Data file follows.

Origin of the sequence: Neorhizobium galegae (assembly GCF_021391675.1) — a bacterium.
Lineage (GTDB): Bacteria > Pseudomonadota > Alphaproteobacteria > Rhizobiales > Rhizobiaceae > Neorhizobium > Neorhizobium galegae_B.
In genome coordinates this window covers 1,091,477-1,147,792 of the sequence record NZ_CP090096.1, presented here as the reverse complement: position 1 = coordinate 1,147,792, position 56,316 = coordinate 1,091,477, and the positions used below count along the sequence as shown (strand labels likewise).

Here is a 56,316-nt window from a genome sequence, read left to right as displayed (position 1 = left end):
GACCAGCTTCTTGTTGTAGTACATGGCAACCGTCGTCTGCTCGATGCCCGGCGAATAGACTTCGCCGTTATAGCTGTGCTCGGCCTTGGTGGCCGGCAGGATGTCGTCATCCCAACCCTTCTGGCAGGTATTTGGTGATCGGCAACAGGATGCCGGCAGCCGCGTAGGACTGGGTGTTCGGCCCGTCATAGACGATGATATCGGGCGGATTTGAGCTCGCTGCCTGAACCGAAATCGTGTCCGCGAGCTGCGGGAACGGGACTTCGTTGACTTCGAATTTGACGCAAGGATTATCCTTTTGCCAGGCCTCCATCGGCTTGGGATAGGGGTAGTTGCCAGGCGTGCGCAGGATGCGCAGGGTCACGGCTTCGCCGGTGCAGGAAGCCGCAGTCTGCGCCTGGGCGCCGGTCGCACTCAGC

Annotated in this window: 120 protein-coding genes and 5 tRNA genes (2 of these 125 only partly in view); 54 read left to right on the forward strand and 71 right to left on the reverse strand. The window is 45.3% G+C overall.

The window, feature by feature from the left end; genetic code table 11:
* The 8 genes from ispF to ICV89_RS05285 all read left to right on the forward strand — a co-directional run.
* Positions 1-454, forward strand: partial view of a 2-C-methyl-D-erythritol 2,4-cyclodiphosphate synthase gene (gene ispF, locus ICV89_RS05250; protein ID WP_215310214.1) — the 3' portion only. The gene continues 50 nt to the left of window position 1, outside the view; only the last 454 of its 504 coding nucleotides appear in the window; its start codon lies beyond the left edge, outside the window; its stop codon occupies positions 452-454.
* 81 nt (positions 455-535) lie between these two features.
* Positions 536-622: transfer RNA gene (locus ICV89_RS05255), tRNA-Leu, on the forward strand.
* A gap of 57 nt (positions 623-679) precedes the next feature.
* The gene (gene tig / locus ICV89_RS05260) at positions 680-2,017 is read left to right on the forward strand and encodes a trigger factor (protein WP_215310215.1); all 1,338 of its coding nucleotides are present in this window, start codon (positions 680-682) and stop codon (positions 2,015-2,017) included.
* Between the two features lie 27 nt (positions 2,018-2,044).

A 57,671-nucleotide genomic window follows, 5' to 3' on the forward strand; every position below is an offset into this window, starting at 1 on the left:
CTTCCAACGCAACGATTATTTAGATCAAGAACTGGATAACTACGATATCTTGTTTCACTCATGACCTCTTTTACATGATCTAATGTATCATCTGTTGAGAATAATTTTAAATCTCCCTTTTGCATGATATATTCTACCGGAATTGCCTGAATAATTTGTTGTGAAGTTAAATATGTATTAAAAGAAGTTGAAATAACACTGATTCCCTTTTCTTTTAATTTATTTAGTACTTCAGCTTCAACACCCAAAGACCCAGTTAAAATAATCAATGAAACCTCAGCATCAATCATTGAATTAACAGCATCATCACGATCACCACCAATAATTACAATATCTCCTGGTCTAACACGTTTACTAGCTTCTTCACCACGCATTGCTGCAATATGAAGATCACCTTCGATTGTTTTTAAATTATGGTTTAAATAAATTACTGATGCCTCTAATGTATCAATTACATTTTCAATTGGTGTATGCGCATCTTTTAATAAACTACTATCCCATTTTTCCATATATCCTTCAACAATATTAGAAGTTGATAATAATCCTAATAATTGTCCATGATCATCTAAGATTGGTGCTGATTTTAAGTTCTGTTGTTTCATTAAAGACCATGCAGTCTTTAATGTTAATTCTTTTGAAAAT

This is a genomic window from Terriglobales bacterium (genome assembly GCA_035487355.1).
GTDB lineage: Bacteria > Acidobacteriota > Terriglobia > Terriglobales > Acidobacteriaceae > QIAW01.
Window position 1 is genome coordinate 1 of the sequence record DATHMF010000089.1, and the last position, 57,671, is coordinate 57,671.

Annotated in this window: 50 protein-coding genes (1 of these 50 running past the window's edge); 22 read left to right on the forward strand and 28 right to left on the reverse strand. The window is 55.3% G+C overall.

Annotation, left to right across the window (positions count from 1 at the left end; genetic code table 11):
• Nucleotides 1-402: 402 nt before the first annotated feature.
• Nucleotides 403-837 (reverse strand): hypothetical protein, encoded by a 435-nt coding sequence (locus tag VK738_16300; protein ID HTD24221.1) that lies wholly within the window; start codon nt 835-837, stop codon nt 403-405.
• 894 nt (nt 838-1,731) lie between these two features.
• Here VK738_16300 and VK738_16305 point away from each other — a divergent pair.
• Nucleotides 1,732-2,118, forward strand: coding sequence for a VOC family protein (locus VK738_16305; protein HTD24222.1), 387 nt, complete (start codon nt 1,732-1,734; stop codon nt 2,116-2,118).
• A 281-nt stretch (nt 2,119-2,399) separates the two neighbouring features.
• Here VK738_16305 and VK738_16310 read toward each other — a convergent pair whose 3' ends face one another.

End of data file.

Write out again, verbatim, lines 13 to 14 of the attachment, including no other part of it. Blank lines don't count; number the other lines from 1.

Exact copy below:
* The gene (gene tig / locus ICV89_RS05260) at positions 680-2,017 is read left to right on the forward strand and encodes a trigger factor (protein WP_215310215.1); all 1,338 of its coding nucleotides are present in this window, start codon (positions 680-682) and stop codon (positions 2,015-2,017) included.
* Between the two features lie 27 nt (positions 2,018-2,044).